Governor Kristi Noem has declared June 29th, Scleroderma Awareness Day in South Dakota in hopes of raising awareness for this rare autoimmune disease. South Dakotans are encouraged to wear teal on June 29th.
Scleroderma, or systemic sclerosis, is a chronic connective tissue disease generally classified as one of the autoimmune rheumatic diseases. The disease is often difficult to diagnose—and early diagnosis is critical to positive outcomes and better survival rates.
Three and a half years ago I was diagnosed with systemic scleroderma. I am very fortunate that I was diagnosed very early, am able to be active, and I do not have any skin involvement yet.
The word “scleroderma” comes from two Greek words: “sclero” meaning hard, and “derma” meaning skin. Hardening of the skin is one of the most visible manifestations of the disease but does not always occur in the disease. Raynaud’s syndrome is one of the earliest symptoms. Raynaud’s syndrome causes the arteries to contract (particularly in the fingers and other extremities) leading to pale or blueish color in the fingers.
Systemic scleroderma also can cause arthritis, and problems with the body’s connective tissue. It also can affect the internal organs.
The symptoms of scleroderma vary greatly for each person, and the effects of scleroderma can range from very mild to life threatening. The seriousness will depend on the parts of the body, which are affected, and the extent to which they are affected. A mild case can become more serious if not properly treated.
A person with scleroderma may experience abrupt lifestyle changes. Stress management and staying active both can help reduce symptoms. Often a person looks fine on the outside but may be struggling with changes taking place inside their body.
When a person is suddenly affected by scleroderma, he or she may have difficulty navigating the stairs in a home. This can be difficult if a person has mobility issues and lives in a multi-level home.
A ranch style home is much more conducive for the long term. A split foyer can work if most of the daily living can be done on one of the levels. It can be particularly helpful to have laundry on the same floor to prevent the struggle of climbing or descending stairs while also carrying a load.
It’s good to explore other options in the home that can make things more convenient, such as having a garage that has easy access to the kitchen for transporting groceries.
It’s estimated that about 300,000 Americans have scleroderma. About one third of those people have the systemic form of scleroderma. Since scleroderma presents with symptoms similar to other autoimmune diseases, diagnosis is difficult. There may be many misdiagnosed or undiagnosed cases.
Actor Robin Williams noted in an interview in 2002, “You can make up a joke about almost anything,” says Williams. “But to tell you the truth, there isn’t even one tiny aspect of this disease which lends itself to humor. Scleroderma is a horrible disease…” (USA Today)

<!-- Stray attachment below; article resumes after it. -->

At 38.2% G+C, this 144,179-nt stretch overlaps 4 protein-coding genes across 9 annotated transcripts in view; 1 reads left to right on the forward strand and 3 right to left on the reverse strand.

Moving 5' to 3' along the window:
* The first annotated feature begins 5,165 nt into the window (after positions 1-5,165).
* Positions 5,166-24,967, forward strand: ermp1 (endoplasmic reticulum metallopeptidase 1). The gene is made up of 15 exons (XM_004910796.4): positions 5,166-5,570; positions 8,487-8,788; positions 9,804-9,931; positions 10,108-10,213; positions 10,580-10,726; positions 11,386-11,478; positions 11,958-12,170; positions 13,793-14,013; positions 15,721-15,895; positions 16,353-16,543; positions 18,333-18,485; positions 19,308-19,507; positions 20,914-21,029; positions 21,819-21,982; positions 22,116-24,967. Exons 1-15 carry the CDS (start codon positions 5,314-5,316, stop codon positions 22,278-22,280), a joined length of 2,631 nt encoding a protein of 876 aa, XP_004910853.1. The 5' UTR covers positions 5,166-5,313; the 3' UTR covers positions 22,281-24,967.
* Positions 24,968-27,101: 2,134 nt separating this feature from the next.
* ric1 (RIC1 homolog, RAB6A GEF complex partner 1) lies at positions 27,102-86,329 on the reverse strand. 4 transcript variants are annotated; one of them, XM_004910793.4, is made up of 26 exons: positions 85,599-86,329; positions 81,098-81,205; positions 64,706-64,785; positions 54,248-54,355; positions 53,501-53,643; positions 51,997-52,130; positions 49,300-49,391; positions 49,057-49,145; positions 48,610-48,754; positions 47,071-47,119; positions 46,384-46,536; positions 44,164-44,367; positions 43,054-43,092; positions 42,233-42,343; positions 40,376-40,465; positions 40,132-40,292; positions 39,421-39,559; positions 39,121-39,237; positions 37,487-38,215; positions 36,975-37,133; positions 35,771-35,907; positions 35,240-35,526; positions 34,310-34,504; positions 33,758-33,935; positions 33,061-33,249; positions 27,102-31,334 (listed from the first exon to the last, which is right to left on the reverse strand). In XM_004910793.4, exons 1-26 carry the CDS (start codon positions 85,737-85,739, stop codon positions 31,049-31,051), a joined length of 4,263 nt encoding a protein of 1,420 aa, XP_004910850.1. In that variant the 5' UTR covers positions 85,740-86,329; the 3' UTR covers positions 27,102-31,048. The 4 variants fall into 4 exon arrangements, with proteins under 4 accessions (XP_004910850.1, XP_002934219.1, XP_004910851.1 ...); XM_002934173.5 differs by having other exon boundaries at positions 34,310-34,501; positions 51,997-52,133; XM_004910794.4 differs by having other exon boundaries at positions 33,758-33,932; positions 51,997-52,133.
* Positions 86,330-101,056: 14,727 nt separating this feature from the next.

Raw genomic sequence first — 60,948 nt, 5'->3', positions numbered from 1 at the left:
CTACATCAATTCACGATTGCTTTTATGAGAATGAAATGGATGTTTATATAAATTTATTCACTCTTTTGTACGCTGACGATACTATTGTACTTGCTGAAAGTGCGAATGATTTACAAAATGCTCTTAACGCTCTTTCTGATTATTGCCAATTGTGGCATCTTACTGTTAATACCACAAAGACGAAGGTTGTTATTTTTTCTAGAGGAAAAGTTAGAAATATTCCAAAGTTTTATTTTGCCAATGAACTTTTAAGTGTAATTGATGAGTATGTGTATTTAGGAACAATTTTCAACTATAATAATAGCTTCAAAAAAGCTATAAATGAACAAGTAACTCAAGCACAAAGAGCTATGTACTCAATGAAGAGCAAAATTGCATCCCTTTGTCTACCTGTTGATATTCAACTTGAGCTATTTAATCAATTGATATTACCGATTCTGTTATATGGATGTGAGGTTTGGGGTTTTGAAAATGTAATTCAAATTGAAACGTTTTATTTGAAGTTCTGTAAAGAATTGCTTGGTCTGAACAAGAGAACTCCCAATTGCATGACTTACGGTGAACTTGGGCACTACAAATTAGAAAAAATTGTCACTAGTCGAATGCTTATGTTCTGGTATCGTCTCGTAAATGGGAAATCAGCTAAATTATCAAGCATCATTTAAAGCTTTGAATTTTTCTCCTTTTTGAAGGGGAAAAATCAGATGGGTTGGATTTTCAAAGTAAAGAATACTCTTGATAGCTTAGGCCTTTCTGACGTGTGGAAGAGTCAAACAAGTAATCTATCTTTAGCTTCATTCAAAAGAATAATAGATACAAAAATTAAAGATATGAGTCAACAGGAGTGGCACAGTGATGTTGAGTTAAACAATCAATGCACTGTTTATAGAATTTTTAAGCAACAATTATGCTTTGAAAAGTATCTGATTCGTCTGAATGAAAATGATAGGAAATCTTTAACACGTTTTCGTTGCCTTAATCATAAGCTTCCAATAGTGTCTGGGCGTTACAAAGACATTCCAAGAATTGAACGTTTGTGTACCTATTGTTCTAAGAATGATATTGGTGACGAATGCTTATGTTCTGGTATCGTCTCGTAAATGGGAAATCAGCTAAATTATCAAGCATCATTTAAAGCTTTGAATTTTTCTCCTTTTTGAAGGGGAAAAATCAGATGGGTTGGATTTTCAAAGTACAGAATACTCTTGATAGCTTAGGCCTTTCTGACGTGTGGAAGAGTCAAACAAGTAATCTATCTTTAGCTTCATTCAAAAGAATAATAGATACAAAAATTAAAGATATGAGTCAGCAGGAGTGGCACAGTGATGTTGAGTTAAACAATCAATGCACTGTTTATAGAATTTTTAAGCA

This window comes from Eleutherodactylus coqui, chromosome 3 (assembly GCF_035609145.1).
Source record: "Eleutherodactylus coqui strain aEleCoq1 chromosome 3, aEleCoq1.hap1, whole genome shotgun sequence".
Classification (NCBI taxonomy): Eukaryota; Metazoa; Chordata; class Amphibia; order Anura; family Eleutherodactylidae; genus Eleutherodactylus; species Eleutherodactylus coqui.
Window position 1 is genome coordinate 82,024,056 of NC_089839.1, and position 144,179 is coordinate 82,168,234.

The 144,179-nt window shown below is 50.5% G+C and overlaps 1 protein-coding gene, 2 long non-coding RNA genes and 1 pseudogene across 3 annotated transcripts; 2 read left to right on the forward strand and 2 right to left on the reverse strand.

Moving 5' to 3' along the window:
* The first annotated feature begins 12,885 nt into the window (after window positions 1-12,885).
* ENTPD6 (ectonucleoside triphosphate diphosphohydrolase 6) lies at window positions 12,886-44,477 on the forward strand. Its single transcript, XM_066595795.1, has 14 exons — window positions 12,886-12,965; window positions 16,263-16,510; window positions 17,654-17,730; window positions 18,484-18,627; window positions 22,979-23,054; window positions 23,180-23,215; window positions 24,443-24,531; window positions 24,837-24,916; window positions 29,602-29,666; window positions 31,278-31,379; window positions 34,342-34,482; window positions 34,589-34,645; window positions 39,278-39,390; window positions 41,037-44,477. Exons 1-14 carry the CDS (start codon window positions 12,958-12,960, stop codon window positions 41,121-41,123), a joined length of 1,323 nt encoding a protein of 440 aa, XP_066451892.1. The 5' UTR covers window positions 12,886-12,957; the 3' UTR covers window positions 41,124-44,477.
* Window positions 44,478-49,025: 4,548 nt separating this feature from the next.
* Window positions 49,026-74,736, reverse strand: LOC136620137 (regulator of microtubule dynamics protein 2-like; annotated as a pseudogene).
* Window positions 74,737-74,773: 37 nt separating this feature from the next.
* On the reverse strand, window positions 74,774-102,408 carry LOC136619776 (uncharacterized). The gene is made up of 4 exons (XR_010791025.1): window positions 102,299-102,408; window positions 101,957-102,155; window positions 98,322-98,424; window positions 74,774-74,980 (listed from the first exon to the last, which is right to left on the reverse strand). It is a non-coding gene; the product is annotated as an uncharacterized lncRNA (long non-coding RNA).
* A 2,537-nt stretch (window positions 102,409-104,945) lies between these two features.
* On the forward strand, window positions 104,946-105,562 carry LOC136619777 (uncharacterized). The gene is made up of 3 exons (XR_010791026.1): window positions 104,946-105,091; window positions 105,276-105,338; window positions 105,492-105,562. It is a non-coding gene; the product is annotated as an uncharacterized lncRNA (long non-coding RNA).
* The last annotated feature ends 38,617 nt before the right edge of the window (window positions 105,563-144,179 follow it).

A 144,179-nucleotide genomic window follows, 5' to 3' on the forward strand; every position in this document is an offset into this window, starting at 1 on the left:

South Dakota has two scleroderma support groups—one in Rapid City and one in Sioux Falls. The support groups provide information on scleroderma and provide an opportunity to talk with other people impacted by the disease. The groups are supported by the Scleroderma Foundation.
If you have questions about the Black Hills Scleroderma Support Group, please call me, Ron Sasso at (605) 593-3759 or email me at firstname.lastname@example.org . If you need to find a home that better suits your changing lifestyle, please contact me as well.
Governor Kristi Noem’s Proclamation:
WHEREAS, addressing the complex health needs of people with the autoimmune disease, scleroderma, is important to the State of South Dakota; and
WHEREAS, early diagnosis, comprehensive and coordinated health services for people with Scleroderma are critically important to achieving positive patient outcomes; and
WHEREAS, it is appropriate to recognize June 29 as World Scleroderma Day; and
WHEREAS, through public awareness, the State of South Dakota seeks to focus on the needs of people with scleroderma and the continuing improvement of services to those people and their families; and
WHEREAS, South Dakotans are encouraged to wear teal on June 29 in support of scleroderma awareness and to participate in scleroderma awareness-related events during the month of June; and
WHEREAS, the Black Hills Scleroderma Support Group and Sioux Fall Scleroderma Support Group, through their collaboration with the Scleroderma Foundation and other organizational partners seek to raise awareness in our communities through support, education and research toward a cure for scleroderma.
NOW, THEREFORE, I, KRISTI NOEM, Governor of the State of South Dakota, do hereby proclaim June 29, 2019 to be SOUTH DAKOTA SCLERODERMA AWARENESS DAY.
If you have questions, please call me at (605) 593-3759 or email me at Ron.Sasso1@gmail.com.